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Subject: Single disturbing life rss

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Mark Steere
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A ko position which is not adjacent to all strings of a ko coupling or is adjacent to another string is a single disturbing life if - with each adjacent string to the ko position having as an assumption at least one breath not in the ko mouth - on it a ko stone move-sequence of infinite length could not be played or if it is a ko mouth that consists of 4 board points in a row and has not had on it two ko strings after a move.

Why?
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Huh?
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Mark Steere
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This is the kludgiest thing I've ever read in my life:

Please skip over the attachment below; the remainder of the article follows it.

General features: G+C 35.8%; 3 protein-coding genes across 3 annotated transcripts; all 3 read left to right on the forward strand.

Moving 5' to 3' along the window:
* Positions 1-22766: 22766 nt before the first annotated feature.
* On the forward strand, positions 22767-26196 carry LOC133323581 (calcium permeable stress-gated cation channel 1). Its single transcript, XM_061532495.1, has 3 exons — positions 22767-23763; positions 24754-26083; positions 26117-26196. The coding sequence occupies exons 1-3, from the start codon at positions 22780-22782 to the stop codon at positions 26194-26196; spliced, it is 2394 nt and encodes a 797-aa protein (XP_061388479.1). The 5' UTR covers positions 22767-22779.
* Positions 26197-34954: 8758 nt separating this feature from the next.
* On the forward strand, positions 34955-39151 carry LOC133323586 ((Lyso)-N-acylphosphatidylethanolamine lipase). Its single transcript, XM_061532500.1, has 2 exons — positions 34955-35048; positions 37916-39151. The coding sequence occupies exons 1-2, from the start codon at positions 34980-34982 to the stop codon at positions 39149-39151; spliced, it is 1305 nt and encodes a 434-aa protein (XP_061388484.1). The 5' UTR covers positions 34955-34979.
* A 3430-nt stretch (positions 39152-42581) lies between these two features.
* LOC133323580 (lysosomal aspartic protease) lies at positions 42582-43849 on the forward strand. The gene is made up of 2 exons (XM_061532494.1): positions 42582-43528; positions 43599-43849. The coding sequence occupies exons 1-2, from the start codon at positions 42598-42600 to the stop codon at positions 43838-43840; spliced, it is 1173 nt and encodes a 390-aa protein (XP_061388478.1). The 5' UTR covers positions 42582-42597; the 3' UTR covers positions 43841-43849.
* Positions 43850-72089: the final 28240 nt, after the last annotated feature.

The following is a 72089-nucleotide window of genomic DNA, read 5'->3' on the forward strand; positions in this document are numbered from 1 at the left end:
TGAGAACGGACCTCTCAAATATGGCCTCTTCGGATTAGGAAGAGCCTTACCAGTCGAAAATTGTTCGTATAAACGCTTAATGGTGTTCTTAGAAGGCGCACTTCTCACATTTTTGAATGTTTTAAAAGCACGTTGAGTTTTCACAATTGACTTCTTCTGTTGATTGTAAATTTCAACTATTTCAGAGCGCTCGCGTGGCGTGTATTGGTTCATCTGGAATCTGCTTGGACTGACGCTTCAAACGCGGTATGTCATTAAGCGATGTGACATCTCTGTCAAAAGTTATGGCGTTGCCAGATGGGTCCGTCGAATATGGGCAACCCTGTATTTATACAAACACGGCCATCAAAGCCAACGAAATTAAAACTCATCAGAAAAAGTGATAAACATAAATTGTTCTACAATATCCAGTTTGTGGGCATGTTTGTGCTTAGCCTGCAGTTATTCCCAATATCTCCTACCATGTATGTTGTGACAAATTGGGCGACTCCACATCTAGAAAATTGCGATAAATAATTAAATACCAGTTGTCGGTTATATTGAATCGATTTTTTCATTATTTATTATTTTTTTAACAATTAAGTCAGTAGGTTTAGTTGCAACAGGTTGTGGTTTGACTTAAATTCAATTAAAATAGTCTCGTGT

http://home.snafu.de/jasiek/newko.html

Why even have a game (Ing) that's this complicated?
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The New Ko Rules wrote:
The New Ko Rules are a successor of the Ing 1991 ko rules and furthermore explain them. They are an improvement, because they abandon methodical flaws and use clear definitions and rules.



Sheesh... I wouldn't want to read the original...



EDIT: Sorry. I screwed up my code...
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Mark Steere
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The original:
http://www.usgo.org/resources/downloads/IngRules2006.pdf

As far as I can tell, the Ing system was intended to be a way of preventing a cycle of moves but which was not superko. Superko simply prescribes that you can't ever repeat a board position no matter how long the cycle of moves between repeated positions.